It is a fact there are some people that are just naturally ahead of the curve.

Lydia Night and The Regrettes just happen to be some of those people. While the name The Regrettes harkens back to the girl groups of the 1960s, the LA-based punk/garage quartet are anything but unassertive or meek.

The cultural and political upheaval of the 70s gave birth to punk rock, The Ramones, The Sex Pistols, Black Flag, Blondie, etc. Music carried a message. It was a direct opposition to the banality being broadcast on the AM side of the radio dial.

Calling these current times a mess of cultural and political turmoil might be an understatement after a measure of mediocre music that was this new century, with few exceptions.

After September 11, 2001, people were afraid to speak out against a government and the flock of sheep that just followed along. Music and culture was a bit neutered and benign.

With the election of Trump, the times, they-are-a-changing. There are cultural divides nearly as wide as the political ones. There are crusty, old white men (or orange, not to leave out the President), spouting rhetoric, not making a stitch of sense.

While the blowhards spew nonsense, (some) music is finding to be relevant again

The Regrettes have no problem cutting through the bullshit. Night’s lyrics are Cobainesque and while Cobain never wanted to be a voice of a generation, Night is leading the charge with her generation

The Swerve Magazine recently had the chance to interview Night about the band, the tour and, of course, the endless fixation of the press on her young age.

The Swerve Magazine: How has the tour been going so far?

Lydia Night: Really wonderfully! Very smooth and fun.

SM: Have you experienced any pushback from local markets on the tour in areas because the band is fronted by a strong vocal woman with a platform and a message?

LN: Not that I've seen. I'm sure our booking agent has, but since we don't really book our own shows, I’m not sure. I’ve faced that stuff though in many other scenarios.

SM: The video for “Seashore” plays to this idea, in a way. It features key moments in women’s history, and the ending is perfect with the woman in the White House. Can you talk a little about how the lyrics of the song pull no punches in how women should be treated, and explain how that played into the video’s concept?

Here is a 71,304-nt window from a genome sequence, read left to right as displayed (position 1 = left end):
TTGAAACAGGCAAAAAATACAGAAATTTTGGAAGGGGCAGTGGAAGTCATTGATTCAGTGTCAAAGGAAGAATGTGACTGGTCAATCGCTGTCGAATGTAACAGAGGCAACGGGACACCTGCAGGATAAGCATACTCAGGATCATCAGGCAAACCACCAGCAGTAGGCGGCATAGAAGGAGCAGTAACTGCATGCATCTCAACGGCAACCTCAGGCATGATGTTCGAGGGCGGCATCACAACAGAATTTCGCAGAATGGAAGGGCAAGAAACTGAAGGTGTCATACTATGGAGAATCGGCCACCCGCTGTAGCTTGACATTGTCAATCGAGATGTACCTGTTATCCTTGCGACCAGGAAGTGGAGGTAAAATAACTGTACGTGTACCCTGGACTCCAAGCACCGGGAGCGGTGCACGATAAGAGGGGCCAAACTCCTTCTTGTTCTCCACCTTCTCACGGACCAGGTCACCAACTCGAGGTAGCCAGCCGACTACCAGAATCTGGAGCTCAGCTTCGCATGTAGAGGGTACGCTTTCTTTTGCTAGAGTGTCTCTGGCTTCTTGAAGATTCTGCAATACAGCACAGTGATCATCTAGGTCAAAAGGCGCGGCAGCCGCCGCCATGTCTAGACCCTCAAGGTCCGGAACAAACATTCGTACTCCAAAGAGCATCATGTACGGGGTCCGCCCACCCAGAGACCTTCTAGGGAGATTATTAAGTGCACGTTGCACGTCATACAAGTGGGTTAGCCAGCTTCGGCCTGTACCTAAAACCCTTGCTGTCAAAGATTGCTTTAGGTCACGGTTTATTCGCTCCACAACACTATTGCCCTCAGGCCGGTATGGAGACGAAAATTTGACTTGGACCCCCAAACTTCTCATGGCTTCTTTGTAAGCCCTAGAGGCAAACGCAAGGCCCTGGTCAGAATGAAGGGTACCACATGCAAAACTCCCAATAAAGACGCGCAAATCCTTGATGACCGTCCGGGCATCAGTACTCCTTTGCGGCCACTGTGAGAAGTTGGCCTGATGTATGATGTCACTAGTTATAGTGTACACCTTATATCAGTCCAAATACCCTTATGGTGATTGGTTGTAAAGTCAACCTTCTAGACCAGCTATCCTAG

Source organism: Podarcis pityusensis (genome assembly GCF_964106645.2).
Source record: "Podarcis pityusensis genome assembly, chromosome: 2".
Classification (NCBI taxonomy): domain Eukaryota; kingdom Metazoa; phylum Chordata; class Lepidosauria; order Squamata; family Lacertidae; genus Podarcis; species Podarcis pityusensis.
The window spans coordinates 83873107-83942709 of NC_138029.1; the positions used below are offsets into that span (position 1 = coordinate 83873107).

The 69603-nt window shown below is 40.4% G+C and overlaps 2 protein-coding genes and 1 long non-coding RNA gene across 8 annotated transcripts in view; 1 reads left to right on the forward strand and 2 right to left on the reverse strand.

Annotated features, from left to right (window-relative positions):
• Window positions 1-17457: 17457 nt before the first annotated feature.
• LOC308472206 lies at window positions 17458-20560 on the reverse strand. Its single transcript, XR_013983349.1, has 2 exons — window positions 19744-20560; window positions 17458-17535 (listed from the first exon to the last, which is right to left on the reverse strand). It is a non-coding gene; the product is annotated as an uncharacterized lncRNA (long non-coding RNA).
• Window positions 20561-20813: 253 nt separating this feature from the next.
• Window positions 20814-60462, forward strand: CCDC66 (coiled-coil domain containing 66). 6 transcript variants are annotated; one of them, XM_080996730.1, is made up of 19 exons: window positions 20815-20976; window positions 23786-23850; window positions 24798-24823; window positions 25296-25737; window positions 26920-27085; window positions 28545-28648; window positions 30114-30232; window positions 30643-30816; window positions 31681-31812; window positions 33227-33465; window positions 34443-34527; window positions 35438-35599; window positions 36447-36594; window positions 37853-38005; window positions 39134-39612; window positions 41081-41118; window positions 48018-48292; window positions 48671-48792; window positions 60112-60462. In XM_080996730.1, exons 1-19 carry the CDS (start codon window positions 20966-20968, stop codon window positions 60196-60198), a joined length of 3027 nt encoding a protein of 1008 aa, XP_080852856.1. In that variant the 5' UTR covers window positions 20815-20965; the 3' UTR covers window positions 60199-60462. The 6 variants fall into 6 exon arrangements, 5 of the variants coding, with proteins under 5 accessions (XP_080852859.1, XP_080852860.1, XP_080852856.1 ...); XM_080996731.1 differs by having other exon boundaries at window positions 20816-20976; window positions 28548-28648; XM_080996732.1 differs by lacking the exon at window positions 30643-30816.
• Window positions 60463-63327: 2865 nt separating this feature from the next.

LN: The song I think doesn't only speak to women. It talks about how humans, in general, should be treated. This played into the video's concept through having us placed into scenarios where people weren't treated equally.

SM: With the current fucked-up political climate in this country have you found more people taking to the band because of the messages you push or are there people that are afraid of the band’s message?

LN: I think people grasp to our music more because they're in search of empowerment and not feeling alone.

SM: There seems to be a kick back against the idea of free speech in the country as of late with people, mostly politicians, wanting to tone down the rhetoric. As artists, what is your take on this and how do you counteract it?

LN: I don't fuck with that. The day I stop speaking my mind is the day I die.

SM: Writing songs that speak to your generation as well as being universally accessible, did the thought that these songs are transcending demographics pop into mind as you wrote the songs?

LN: I think with “A Living Human Girl” it did because I knew how relatable the subject was. With others though, that's usually not something that I think of.

SM: Lastly, how tired are you of the age of the band being brought up in interviews? I’ve seen in brought up numerous times, and it seems like it is something that semi-clueless writers seem hung up on instead of what the band is doing. Do you feel they are missing the point/message of the band?

LN: Really tired of it. I totally get why people ask about it, it just really comes down to the specific question and the wording of it. All we want is to be viewed as a good band regardless of our age.